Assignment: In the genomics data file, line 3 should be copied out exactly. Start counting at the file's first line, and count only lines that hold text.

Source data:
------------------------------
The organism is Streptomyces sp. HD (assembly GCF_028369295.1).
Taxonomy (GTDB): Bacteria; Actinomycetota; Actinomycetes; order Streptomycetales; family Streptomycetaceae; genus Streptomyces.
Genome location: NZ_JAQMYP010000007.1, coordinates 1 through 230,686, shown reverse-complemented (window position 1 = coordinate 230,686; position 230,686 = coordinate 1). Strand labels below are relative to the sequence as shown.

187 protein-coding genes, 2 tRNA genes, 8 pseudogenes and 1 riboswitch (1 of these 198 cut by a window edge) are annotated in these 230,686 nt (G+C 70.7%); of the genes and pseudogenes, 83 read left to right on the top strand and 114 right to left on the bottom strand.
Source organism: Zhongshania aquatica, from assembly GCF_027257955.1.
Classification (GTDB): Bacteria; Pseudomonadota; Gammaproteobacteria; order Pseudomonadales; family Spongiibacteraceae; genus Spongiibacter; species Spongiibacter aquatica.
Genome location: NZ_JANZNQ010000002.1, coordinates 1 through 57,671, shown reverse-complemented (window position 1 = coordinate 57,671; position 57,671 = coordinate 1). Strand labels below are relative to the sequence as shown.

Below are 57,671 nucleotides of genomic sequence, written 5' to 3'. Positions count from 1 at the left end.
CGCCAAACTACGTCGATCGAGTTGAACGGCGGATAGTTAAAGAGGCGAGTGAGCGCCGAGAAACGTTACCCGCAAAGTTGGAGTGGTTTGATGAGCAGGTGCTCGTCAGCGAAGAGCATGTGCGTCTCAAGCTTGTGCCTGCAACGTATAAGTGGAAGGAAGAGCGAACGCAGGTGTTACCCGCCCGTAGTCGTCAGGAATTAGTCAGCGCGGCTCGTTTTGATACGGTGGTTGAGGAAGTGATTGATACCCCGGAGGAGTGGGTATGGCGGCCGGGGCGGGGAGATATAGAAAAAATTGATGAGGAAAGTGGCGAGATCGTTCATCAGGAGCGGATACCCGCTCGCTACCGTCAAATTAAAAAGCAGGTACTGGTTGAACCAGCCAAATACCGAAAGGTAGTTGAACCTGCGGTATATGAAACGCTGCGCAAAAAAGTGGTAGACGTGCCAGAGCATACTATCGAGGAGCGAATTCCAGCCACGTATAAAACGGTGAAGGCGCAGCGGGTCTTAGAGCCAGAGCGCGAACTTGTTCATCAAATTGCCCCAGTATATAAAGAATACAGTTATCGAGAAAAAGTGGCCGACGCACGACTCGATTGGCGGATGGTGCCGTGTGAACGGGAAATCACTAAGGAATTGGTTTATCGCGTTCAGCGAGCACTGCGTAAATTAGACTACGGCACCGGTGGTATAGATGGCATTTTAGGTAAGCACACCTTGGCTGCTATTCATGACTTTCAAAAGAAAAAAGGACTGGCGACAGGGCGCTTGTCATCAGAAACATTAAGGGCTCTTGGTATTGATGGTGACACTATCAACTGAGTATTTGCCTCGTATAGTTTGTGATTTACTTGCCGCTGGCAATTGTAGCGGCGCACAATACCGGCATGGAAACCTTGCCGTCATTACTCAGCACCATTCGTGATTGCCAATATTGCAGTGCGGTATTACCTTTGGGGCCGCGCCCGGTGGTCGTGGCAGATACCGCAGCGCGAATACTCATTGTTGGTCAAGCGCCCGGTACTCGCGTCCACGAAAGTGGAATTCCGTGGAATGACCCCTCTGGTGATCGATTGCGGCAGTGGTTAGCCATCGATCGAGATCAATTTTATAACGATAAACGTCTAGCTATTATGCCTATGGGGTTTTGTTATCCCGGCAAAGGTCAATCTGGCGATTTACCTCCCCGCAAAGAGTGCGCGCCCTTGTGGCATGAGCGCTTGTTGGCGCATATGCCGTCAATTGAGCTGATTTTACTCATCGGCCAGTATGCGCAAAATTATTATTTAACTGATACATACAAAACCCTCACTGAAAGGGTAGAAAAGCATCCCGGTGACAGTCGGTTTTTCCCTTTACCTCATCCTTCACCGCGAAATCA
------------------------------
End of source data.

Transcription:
Genome location: NZ_JAQMYP010000007.1, coordinates 1 through 230,686, shown reverse-complemented (window position 1 = coordinate 230,686; position 230,686 = coordinate 1). Strand labels below are relative to the sequence as shown.